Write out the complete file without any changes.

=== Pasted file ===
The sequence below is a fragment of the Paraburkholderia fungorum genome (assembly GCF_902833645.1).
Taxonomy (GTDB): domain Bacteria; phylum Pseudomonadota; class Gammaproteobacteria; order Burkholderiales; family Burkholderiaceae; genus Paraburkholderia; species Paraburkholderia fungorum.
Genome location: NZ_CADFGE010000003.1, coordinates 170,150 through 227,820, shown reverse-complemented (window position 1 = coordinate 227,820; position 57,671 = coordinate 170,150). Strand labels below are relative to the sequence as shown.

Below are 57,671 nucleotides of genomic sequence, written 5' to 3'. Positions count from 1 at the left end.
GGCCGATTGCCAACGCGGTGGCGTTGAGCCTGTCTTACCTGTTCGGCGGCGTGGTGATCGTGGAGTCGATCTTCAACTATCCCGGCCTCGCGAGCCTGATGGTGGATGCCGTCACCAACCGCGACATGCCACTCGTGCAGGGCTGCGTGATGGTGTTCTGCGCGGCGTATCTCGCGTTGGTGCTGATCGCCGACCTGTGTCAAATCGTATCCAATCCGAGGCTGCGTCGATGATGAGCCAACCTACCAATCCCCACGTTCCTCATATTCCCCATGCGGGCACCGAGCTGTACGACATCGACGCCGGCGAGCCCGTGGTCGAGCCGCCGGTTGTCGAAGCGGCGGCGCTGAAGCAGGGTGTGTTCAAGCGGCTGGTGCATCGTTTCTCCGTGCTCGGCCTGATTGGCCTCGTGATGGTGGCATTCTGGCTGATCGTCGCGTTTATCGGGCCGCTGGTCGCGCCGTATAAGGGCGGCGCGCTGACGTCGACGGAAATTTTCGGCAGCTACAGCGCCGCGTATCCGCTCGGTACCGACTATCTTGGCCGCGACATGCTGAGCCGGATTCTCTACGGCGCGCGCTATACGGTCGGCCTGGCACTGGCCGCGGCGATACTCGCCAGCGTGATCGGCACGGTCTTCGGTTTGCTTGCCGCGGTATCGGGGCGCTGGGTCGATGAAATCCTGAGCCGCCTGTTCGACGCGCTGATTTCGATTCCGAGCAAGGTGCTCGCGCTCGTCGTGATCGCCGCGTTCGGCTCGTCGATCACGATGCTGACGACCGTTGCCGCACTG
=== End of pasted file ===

The sequence below is a fragment of the Paraburkholderia fungorum genome (assembly GCF_902833645.1).
Taxonomy (GTDB): domain Bacteria; phylum Pseudomonadota; class Gammaproteobacteria; order Burkholderiales; family Burkholderiaceae; genus Paraburkholderia; species Paraburkholderia fungorum.
Genome location: NZ_CADFGE010000003.1, coordinates 170,150 through 227,820, shown reverse-complemented (window position 1 = coordinate 227,820; position 57,671 = coordinate 170,150). Strand labels below are relative to the sequence as shown.

Below are 57,671 nucleotides of genomic sequence, written 5' to 3'. Positions count from 1 at the left end.
GGCCGATTGCCAACGCGGTGGCGTTGAGCCTGTCTTACCTGTTCGGCGGCGTGGTGATCGTGGAGTCGATCTTCAACTATCCCGGCCTCGCGAGCCTGATGGTGGATGCCGTCACCAACCGCGACATGCCACTCGTGCAGGGCTGCGTGATGGTGTTCTGCGCGGCGTATCTCGCGTTGGTGCTGATCGCCGACCTGTGTCAAATCGTATCCAATCCGAGGCTGCGTCGATGATGAGCCAACCTACCAATCCCCACGTTCCTCATATTCCCCATGCGGGCACCGAGCTGTACGACATCGACGCCGGCGAGCCCGTGGTCGAGCCGCCGGTTGTCGAAGCGGCGGCGCTGAAGCAGGGTGTGTTCAAGCGGCTGGTGCATCGTTTCTCCGTGCTCGGCCTGATTGGCCTCGTGATGGTGGCATTCTGGCTGATCGTCGCGTTTATCGGGCCGCTGGTCGCGCCGTATAAGGGCGGCGCGCTGACGTCGACGGAAATTTTCGGCAGCTACAGCGCCGCGTATCCGCTCGGTACCGACTATCTTGGCCGCGACATGCTGAGCCGGATTCTCTACGGCGCGCGCTATACGGTCGGCCTGGCACTGGCCGCGGCGATACTCGCCAGCGTGATCGGCACGGTCTTCGGTTTGCTTGCCGCGGTATCGGGGCGCTGGGTCGATGAAATCCTGAGCCGCCTGTTCGACGCGCTGATTTCGATTCCGAGCAAGGTGCTCGCGCTCGTCGTGATCGCCGCGTTCGGCTCGTCGATCACGATGCTGACGACCGTTGCCGCACTG